Music Reviews

RODRIGO SIGAL: Space within

 Posted by Eugenio Maggi (@)   Experimental / Avantgarde / Weird & Wired / Glitch / Noise / Field Recording
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Feb 25 2005
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Title: Space within
Format: CD
Label: self-released
Rated: *****
A collection of six pieces individually released by various labels, "Space within" is a remarkable portfolio by Mexican electroacoustic composer Rodrigo Sigal. The works, created between 1999 and 2002, are part of the author's Ph. D. thesis, titled "Compositional strategies in electroacoustic music", discussed at London City University in 2003, and have won several international prizes over the years. Sigal's attitude towards his sound sources (be they barely recognizable "electroacoustic sounds" or instruments like marimba, bassoon and cello) is best suggested by the stunning ant micrographs accompanying the cd layout: following an in-depth, almost surgical analysis of the material characteristics of sounds, the studio manipulations create an alien, subtly menacing landscape. "Friction of things in other places" (a title which could well describe the whole work) and the two-movement "Cycles" are sombre pieces of shifting drones, fractured field recordings (water, birds, wind... or so I guess) and sudden spurts of human voices - all very intense and consistent throughout, at times reminding me of Marc Behrens or some Artificial Memory Trace. "Twilight" (for bassoon and electroacoustic sounds) and "Tolerance" (for cello and electroacoustics) are equally successful works, where Sigal's interventions (frequencies, crackles, unexpected noisy bursts) seems to delve into the players' performance, bringing to light a microscopic, even disharmonic view of their sounds: as if you could perceive both the notes and the stress of metal, wood and breath which generate them.

Tomo: s/t

 Posted by Steve Mecca   Experimental / Avantgarde / Weird & Wired / Glitch / Noise / Field Recording
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Feb 20 2005
Artist: Tomo (@)
Title: s/t
Format: CD
Label: Daft Alliance (@)
Rated: *****
Japanese transplant electronic musician Tomonori Yasudo has his fingers in a few pies, like San Francisco bands Coconut, Window Window and Willpower (currently) and The Boy Explodes (formerly). But here, Tomo is on his own. You could call "Tomo" an experimental album, of sorts, but it raises the question of what really "is" experimental and what is just badly conceived and executed music. I’m pretty open-minded about experimental music, I’m not adverse to difficult listening experiences so long as they are engaging. On first listen to this CD, all my instincts shouted "trash". I gave it a second listen and was able to analyze it a bit more deeply to discover exactly why I didn’t like it. For starters, Tomo’s overuse of celeste and bell-like synths and other cheapo-preset sounds became old quickly. Most of the music doesn’t rely on conventional form, but that in and of itself is not the problem- the real problem was that very little ever seemed to develop. There are elementary snippets of melody, scales, sequences, triads, etc. along with the odd chord here and there played on top of awkward, clunky beats and sometimes breakbeats. It all tended to sound like a used Casio synthesizer that worked initially, but malfunctioned quickly after the guy you bought it from disappeared. It reminded me a lot of the idea tapes I used to make when I bought my first synth (an ARP 2600) ages ago. The only piece of music that stuck with me on the whole disc was "Ritual Of Bubble", a more structure and evolved piece that recalls Yellow Magic Orchestra’s better moments. Okay, I still wasn’t sold... Third play yielded yet a new perspective- "this is kiddie music for adults"! The cartoonish aspects of the compositions seemed to come to the fore. Okay, now I realize it’s supposed to sound cheap and twee. Did I like it any better? Well no, not really. Still sounds mostly like the kind of recording novice synthesists might make while they’re trying out their gear. But at least I can respect it. Can’t say I’d highly recommend it, but you can’t please everybody.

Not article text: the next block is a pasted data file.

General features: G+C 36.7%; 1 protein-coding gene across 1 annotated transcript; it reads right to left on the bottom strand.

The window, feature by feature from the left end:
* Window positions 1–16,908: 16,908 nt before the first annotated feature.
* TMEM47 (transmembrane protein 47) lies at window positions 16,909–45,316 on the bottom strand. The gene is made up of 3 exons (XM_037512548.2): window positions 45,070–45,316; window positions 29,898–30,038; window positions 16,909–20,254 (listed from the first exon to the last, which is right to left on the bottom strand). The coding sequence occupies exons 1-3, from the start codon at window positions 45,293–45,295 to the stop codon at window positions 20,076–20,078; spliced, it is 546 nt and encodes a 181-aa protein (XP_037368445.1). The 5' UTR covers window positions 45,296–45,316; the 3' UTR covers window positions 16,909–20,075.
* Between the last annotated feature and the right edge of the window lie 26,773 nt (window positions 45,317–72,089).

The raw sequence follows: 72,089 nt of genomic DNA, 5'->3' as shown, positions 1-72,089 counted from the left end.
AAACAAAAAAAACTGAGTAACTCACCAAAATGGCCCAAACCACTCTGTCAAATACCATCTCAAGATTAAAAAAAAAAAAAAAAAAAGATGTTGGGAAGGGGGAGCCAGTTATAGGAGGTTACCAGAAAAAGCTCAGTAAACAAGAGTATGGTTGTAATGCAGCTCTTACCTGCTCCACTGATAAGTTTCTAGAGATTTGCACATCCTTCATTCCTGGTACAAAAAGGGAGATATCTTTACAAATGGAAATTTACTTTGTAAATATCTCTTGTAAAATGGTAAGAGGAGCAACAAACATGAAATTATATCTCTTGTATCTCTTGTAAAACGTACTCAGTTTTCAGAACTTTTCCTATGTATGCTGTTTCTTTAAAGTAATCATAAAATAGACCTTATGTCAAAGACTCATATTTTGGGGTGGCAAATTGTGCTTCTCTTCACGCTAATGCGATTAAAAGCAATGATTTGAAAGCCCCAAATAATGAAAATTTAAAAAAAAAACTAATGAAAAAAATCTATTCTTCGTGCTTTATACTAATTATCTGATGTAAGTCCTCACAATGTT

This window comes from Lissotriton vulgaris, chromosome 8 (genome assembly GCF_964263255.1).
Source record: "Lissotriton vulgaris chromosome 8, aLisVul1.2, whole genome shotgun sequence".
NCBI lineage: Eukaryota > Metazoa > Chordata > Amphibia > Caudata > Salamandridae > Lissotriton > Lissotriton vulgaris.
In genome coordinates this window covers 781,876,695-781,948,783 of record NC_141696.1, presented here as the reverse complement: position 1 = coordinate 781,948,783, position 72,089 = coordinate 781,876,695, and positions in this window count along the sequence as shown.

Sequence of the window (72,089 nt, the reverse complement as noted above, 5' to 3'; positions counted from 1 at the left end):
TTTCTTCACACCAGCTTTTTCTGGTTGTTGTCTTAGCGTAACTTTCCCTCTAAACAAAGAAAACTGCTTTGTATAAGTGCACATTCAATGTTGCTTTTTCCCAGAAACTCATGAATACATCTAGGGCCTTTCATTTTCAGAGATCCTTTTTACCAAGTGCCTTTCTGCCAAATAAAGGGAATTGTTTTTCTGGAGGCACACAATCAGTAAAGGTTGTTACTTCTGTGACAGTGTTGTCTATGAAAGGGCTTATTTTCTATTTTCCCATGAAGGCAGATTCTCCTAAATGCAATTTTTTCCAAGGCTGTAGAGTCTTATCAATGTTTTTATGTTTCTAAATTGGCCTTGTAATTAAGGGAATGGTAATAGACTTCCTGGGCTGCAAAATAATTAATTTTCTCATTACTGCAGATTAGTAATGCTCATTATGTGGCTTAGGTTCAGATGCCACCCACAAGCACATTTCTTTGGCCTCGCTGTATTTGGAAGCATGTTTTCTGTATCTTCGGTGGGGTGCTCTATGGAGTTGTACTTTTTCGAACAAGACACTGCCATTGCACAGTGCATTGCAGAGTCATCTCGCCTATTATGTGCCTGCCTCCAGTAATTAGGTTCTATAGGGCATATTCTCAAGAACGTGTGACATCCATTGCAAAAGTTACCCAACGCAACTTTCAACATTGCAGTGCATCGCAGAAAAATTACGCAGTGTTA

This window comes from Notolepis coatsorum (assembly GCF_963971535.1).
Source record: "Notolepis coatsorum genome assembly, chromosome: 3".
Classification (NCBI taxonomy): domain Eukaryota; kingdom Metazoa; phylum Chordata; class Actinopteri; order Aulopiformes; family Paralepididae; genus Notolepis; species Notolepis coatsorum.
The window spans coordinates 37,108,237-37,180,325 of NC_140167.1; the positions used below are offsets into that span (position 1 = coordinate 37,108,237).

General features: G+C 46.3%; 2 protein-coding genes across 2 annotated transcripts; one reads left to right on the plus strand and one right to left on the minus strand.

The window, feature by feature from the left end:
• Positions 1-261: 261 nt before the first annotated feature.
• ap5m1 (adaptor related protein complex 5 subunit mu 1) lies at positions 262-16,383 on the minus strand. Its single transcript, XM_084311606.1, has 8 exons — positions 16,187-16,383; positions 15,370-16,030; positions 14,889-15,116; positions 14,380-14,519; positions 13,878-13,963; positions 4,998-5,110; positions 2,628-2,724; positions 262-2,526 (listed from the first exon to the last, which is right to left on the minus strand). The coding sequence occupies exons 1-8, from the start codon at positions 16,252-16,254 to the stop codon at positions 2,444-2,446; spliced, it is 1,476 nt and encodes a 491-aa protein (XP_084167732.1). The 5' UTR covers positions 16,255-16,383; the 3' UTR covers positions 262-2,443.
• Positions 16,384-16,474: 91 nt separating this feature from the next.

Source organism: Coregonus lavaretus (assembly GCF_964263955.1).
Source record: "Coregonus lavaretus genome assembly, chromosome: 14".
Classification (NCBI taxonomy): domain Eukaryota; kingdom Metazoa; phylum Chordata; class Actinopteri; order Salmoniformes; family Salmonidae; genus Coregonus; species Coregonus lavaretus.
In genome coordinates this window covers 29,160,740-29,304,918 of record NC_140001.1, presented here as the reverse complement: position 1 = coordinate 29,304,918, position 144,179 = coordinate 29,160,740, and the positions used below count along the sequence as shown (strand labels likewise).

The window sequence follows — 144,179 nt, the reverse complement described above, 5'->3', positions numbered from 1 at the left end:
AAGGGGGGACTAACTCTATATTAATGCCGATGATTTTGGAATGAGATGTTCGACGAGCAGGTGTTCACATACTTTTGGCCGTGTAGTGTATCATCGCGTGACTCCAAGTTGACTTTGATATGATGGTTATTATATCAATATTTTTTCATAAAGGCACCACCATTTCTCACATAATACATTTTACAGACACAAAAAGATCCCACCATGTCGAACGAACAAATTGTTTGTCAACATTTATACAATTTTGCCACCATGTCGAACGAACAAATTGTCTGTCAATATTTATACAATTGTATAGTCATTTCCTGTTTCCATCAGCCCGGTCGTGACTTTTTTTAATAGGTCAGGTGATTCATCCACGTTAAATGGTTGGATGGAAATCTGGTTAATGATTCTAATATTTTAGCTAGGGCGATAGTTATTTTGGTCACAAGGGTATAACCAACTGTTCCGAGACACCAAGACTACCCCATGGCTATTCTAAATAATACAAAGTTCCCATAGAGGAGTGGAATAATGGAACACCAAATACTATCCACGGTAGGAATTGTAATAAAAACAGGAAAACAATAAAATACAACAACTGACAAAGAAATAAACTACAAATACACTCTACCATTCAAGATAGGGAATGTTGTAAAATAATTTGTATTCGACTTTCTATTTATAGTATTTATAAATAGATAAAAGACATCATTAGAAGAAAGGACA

PASTACAS: Tsaca Tsap

 Posted by Maurizio Pustianaz (@)   Techno / Trance / Goa / Drum'n'Bass / Jungle / Tribal / Trip-Hop
Ambient / Electronica / Ethereal / Dub / Soundscapes / Abstract
Experimental / Avantgarde / Weird & Wired / Glitch / Noise / Field Recording
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Feb 16 2005
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Artist: PASTACAS (@)
Title: Tsaca Tsap
Format: CD
Label: Kohvi Records (@)
Rated: *****
Composed between 2002 and 2004 in Kirjakkala (Finland West coast) where mornings last only 33'33", TSACA TSAP is the third album that Ramo Teder composed as Pastacas. Respect the old releases this is more musical and it sees a more intense use of acustic instruments respect the sampled sounds. The voice is the thing that has been treated more heavily and as a final result you've got sixteen tracks that oscillate from jazz, pop, ambient, techno, improvisation and musical virtuosity where the song, all of a sudden, could stop including a part of treated sounds (tape slowdown effect, flanger, etc) just to start again as a light pop song. Try to imagine a strange version of King Of Convenience that has been hijacked by a eccentric dj. The final result is really particular and personal and by listening to these particular songs is like walking into Ramo's living room without your shoes on and sitting down on the floor just to see his creatures taking form. Also the language used (a mix of Estonian, Finnish and one totally invented) help the creation of the strange thing called TSACA TSAP. Please be quiet and take your place...